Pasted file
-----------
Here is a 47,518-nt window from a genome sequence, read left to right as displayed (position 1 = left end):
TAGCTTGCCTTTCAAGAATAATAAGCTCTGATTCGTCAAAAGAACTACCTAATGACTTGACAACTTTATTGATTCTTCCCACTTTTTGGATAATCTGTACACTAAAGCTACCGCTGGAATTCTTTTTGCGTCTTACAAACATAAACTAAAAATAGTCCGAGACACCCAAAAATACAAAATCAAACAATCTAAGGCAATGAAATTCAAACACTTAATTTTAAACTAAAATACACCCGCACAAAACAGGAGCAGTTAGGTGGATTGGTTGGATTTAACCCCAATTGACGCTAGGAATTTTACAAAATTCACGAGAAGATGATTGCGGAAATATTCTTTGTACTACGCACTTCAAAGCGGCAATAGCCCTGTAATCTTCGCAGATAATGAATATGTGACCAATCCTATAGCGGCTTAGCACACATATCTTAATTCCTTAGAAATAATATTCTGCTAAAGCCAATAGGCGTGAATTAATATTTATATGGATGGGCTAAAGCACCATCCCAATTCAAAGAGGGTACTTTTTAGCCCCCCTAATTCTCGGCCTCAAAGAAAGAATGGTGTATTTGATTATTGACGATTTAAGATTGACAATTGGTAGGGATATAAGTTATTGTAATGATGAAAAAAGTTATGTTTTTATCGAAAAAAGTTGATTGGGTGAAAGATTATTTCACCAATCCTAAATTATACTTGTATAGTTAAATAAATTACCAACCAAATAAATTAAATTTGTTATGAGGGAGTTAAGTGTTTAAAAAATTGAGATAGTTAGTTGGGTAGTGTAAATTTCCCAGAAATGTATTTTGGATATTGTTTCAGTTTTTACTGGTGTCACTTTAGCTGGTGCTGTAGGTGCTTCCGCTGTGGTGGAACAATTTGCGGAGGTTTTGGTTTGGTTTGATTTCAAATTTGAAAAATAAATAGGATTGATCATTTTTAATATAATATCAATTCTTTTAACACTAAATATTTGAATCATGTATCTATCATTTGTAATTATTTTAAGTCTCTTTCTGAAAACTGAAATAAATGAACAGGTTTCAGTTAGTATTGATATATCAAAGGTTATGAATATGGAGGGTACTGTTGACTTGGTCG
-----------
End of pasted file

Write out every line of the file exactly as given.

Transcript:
Here is a 47,518-nt window from a genome sequence, read left to right as displayed (position 1 = left end):
TAGCTTGCCTTTCAAGAATAATAAGCTCTGATTCGTCAAAAGAACTACCTAATGACTTGACAACTTTATTGATTCTTCCCACTTTTTGGATAATCTGTACACTAAAGCTACCGCTGGAATTCTTTTTGCGTCTTACAAACATAAACTAAAAATAGTCCGAGACACCCAAAAATACAAAATCAAACAATCTAAGGCAATGAAATTCAAACACTTAATTTTAAACTAAAATACACCCGCACAAAACAGGAGCAGTTAGGTGGATTGGTTGGATTTAACCCCAATTGACGCTAGGAATTTTACAAAATTCACGAGAAGATGATTGCGGAAATATTCTTTGTACTACGCACTTCAAAGCGGCAATAGCCCTGTAATCTTCGCAGATAATGAATATGTGACCAATCCTATAGCGGCTTAGCACACATATCTTAATTCCTTAGAAATAATATTCTGCTAAAGCCAATAGGCGTGAATTAATATTTATATGGATGGGCTAAAGCACCATCCCAATTCAAAGAGGGTACTTTTTAGCCCCCCTAATTCTCGGCCTCAAAGAAAGAATGGTGTATTTGATTATTGACGATTTAAGATTGACAATTGGTAGGGATATAAGTTATTGTAATGATGAAAAAAGTTATGTTTTTATCGAAAAAAGTTGATTGGGTGAAAGATTATTTCACCAATCCTAAATTATACTTGTATAGTTAAATAAATTACCAACCAAATAAATTAAATTTGTTATGAGGGAGTTAAGTGTTTAAAAAATTGAGATAGTTAGTTGGGTAGTGTAAATTTCCCAGAAATGTATTTTGGATATTGTTTCAGTTTTTACTGGTGTCACTTTAGCTGGTGCTGTAGGTGCTTCCGCTGTGGTGGAACAATTTGCGGAGGTTTTGGTTTGGTTTGATTTCAAATTTGAAAAATAAATAGGATTGATCATTTTTAATATAATATCAATTCTTTTAACACTAAATATTTGAATCATGTATCTATCATTTGTAATTATTTTAAGTCTCTTTCTGAAAACTGAAATAAATGAACAGGTTTCAGTTAGTATTGATATATCAAAGGTTATGAATATGGAGGGTACTGTTGACTTGGTCG